Or to give this song its Arabic name Ana bakrah Israel.

'I hate Israel' is the name of a song that became an instant hit when it was released in Egypt in 1999, selling over five million copies. It is sung by Shaaban Abdel Rahim, a middle aged ironer who has given a voice to the anger many Arabs feel towards their neighbour. Shaaban has become a celebrity in Egypt, although many of his songs have been banned from the airways by the Egyptian censors, this act obviously can only heighten his appeal. The song was actually written by Ismail Khalil, a writer and schoolteacher. Here is a translation from Arabic of part of the song

I hate Israel
I’ll say it if asked
Even if I die or if I’m imprisoned
I hate Israel, I love Hosni Mubarak1 because of his broad mind
I hate Israel, and I hate destruction, it loves destruction
I love Yasser Arafat and he is very dear to me
Egyptians are sad
I hate Israel and I love Amr Mousa2
I hate Israel and Shimon and Sharon
Why should the children suffer why should they die everyday
People carrying weapons and others carrying slingshot
I hate Israel, and we all do
We are all mad, Al Quds matters to us
I hate Israel and Ehud Barak because no one can stand him
Egypt puts up and stands till the end but when it got mad it pulled back the ambassador
I hate Israel because of south Lebanon, Al Quds, Iraq, Syria and the Golan?
I hate Israel and I say it even if I will be arrested

Leaving aside the rights and wrongs of these sentiments, there can be no doubt that they are shared by many Egyptians, and indeed other Arabs, and is an important reflection on the present climate and culture prevalent in the middle east. Israel has used the fact of the songs popularity to demonstrate the difficulty they still face to feel secure in their position, and indeed it is worth saying that if an Israeli singer had released a song called I Hate Egypt then the news would spread through the world like wildfire.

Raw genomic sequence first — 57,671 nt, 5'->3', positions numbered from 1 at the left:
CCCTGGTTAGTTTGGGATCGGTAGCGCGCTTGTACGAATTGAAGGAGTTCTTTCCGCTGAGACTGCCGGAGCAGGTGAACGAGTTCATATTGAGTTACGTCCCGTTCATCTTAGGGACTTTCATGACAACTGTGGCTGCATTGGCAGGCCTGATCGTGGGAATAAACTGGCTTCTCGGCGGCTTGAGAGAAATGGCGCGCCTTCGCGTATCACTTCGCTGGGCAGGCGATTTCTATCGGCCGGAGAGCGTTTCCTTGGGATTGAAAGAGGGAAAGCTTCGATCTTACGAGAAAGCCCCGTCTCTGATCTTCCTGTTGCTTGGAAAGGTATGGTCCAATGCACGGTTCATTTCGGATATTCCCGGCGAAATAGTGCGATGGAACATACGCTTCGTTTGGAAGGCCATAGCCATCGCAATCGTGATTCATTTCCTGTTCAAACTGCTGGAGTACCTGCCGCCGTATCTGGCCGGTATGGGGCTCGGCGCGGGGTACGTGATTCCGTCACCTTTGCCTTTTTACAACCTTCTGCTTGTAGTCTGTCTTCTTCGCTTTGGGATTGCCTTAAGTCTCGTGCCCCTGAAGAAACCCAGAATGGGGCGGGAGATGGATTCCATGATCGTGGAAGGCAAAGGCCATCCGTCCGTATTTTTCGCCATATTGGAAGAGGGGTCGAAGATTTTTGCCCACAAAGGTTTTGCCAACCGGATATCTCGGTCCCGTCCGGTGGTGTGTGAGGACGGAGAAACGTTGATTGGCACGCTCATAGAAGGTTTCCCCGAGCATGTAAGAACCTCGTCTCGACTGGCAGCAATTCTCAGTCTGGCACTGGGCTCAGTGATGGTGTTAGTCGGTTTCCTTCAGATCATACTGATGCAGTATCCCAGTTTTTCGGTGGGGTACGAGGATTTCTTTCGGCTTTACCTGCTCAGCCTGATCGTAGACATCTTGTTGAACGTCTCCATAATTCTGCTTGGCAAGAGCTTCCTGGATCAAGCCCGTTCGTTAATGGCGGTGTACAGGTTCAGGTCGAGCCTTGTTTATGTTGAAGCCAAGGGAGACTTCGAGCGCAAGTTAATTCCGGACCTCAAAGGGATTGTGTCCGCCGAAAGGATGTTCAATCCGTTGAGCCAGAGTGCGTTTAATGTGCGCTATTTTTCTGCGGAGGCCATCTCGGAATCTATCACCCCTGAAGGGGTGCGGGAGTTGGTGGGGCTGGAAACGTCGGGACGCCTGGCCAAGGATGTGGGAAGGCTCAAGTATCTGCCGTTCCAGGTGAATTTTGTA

Shaaban himself has enjoyed immense media interest and his albums have been selling constantly. McDonalds even hired him to star in an advertisement for their new McFalafel, but the advert was never used after the Jewish lobby complained.

Shaaban had another song capture popular feeling in the Arab world in early 2003 with Al Darb Fil Iraq or Hitting Iraq (with lyrics again provided by Ismail Khalil), which was released prior to the 2003 war, and contained a chant of 'enough, enough, enough' as its chorus. The sentiments of the song were that Iraq did not possess any weapons of mass destruction but also criticism of Saddam Hussein. The story briefly flicked around the Western media agencies but once the war started interest died down although the song and video remained popular in the Arabic arena.

1 - President of Egypt
2 - former Egyptian foreign minister, now head of the Arab League

General disclaimer about not hating any persons anywhere, regardless of race, colour or religion.....

CST Approved

The “I hate Israel” song (catchpole’s wu) gives a surprisingly good pointer to more than one reason why Arab populations, in Egypt and elsewhere, hate Israel. Some of this is explicit, and mentions the blame attributed to Israel (often correctly) about what’s happening to the Palestinian people, and some other middle-eastern events. The implicit content is, however, more interesting:

I hate Israel… I love Hosni Mubarak because of his broad mind…

I don’t know what went through the mind of Ismail Khalil, the writer of this song, when he wrote praise for Egypt’s president (and elsewhere, praise of the foreign minister). Keeping in mind that the Egyptian president is the head of a government that has a peace agreement with Israel, I still think he wasn’t being cynical, but was simply protecting himself. In Egypt openly criticizing the government would generally lead to arrest, and Khalil didn’t feel like going to prison. Other civil rights aren’t exactly upheld in Egypt and the rest of the Arab world, either. If you’re an Islamic fundamentalist in a secular Arab state, if you’re a homosexual in any Arab state, if heaven forbid you’re a woman – odds are you have few rights if any. Most people in Egypt earn less than 400$ a month, and the center of Cairo is one of the most populated regions on earth. Are the governments blamed? Occasionally. Rarely. Everyone knows who’s to blame – Israel.

The “broad mind” of president Mubarak, that of president Assad, and many others, have caught on to a simple fact. People who feel bad need a person or group of people to hate, and Israel can easily play the role. This is not to say that Israeli policy is right, or that everyone outside Arab nations loves Israel. I’m simply stating that the interest of the oppressive Arab leadership in many of these countries is to encourage hate of Israel.

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